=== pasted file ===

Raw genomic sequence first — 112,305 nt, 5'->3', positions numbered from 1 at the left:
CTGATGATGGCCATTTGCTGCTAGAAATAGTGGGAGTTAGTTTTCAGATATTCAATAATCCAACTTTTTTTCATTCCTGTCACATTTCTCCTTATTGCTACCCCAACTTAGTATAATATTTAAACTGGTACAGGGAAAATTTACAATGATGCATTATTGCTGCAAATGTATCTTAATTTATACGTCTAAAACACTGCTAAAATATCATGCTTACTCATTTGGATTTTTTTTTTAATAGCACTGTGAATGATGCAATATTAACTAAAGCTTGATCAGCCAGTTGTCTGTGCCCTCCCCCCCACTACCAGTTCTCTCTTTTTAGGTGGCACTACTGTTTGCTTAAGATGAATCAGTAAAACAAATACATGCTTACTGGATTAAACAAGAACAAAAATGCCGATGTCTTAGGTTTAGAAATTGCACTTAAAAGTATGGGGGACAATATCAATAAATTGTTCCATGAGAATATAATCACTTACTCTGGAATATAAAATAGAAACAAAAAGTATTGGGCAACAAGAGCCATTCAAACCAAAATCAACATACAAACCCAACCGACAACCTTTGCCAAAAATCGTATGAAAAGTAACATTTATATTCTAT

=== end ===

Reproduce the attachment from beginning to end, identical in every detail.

Raw genomic sequence first — 112,305 nt, 5'->3', positions numbered from 1 at the left:
CTGATGATGGCCATTTGCTGCTAGAAATAGTGGGAGTTAGTTTTCAGATATTCAATAATCCAACTTTTTTTCATTCCTGTCACATTTCTCCTTATTGCTACCCCAACTTAGTATAATATTTAAACTGGTACAGGGAAAATTTACAATGATGCATTATTGCTGCAAATGTATCTTAATTTATACGTCTAAAACACTGCTAAAATATCATGCTTACTCATTTGGATTTTTTTTTTAATAGCACTGTGAATGATGCAATATTAACTAAAGCTTGATCAGCCAGTTGTCTGTGCCCTCCCCCCCACTACCAGTTCTCTCTTTTTAGGTGGCACTACTGTTTGCTTAAGATGAATCAGTAAAACAAATACATGCTTACTGGATTAAACAAGAACAAAAATGCCGATGTCTTAGGTTTAGAAATTGCACTTAAAAGTATGGGGGACAATATCAATAAATTGTTCCATGAGAATATAATCACTTACTCTGGAATATAAAATAGAAACAAAAAGTATTGGGCAACAAGAGCCATTCAAACCAAAATCAACATACAAACCCAACCGACAACCTTTGCCAAAAATCGTATGAAAAGTAACATTTATATTCTAT